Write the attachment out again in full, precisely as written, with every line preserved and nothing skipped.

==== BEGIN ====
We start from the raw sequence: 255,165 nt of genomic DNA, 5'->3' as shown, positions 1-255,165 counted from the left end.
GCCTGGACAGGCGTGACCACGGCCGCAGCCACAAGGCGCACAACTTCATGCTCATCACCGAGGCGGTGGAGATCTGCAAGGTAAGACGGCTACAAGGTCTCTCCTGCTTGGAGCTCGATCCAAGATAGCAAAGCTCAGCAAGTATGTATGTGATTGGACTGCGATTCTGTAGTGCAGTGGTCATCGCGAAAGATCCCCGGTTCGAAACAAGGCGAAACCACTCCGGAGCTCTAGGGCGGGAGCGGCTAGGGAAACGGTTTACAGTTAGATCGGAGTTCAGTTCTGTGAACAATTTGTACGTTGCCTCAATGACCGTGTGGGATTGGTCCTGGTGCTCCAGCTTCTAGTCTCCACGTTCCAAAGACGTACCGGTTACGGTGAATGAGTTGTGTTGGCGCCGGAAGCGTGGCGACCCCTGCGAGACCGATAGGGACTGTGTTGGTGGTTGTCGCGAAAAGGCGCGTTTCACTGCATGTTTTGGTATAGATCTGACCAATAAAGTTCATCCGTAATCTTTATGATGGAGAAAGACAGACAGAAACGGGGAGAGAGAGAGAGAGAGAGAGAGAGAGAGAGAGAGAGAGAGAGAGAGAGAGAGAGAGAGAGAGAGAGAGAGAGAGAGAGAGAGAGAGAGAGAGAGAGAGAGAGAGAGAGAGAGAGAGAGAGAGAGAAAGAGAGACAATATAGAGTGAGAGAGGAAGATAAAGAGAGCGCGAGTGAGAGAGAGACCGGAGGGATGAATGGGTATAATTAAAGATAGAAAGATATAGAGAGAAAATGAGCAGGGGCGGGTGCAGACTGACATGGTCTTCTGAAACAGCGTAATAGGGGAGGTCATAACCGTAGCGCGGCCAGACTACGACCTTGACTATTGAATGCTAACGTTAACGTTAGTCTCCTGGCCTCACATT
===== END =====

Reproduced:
We start from the raw sequence: 255,165 nt of genomic DNA, 5'->3' as shown, positions 1-255,165 counted from the left end.
GCCTGGACAGGCGTGACCACGGCCGCAGCCACAAGGCGCACAACTTCATGCTCATCACCGAGGCGGTGGAGATCTGCAAGGTAAGACGGCTACAAGGTCTCTCCTGCTTGGAGCTCGATCCAAGATAGCAAAGCTCAGCAAGTATGTATGTGATTGGACTGCGATTCTGTAGTGCAGTGGTCATCGCGAAAGATCCCCGGTTCGAAACAAGGCGAAACCACTCCGGAGCTCTAGGGCGGGAGCGGCTAGGGAAACGGTTTACAGTTAGATCGGAGTTCAGTTCTGTGAACAATTTGTACGTTGCCTCAATGACCGTGTGGGATTGGTCCTGGTGCTCCAGCTTCTAGTCTCCACGTTCCAAAGACGTACCGGTTACGGTGAATGAGTTGTGTTGGCGCCGGAAGCGTGGCGACCCCTGCGAGACCGATAGGGACTGTGTTGGTGGTTGTCGCGAAAAGGCGCGTTTCACTGCATGTTTTGGTATAGATCTGACCAATAAAGTTCATCCGTAATCTTTATGATGGAGAAAGACAGACAGAAACGGGGAGAGAGAGAGAGAGAGAGAGAGAGAGAGAGAGAGAGAGAGAGAGAGAGAGAGAGAGAGAGAGAGAGAGAGAGAGAGAGAGAGAGAGAGAGAGAGAGAGAGAGAGAGAGAGAGAGAGAGAGAGAGAAAGAGAGACAATATAGAGTGAGAGAGGAAGATAAAGAGAGCGCGAGTGAGAGAGAGACCGGAGGGATGAATGGGTATAATTAAAGATAGAAAGATATAGAGAGAAAATGAGCAGGGGCGGGTGCAGACTGACATGGTCTTCTGAAACAGCGTAATAGGGGAGGTCATAACCGTAGCGCGGCCAGACTACGACCTTGACTATTGAATGCTAACGTTAACGTTAGTCTCCTGGCCTCACATT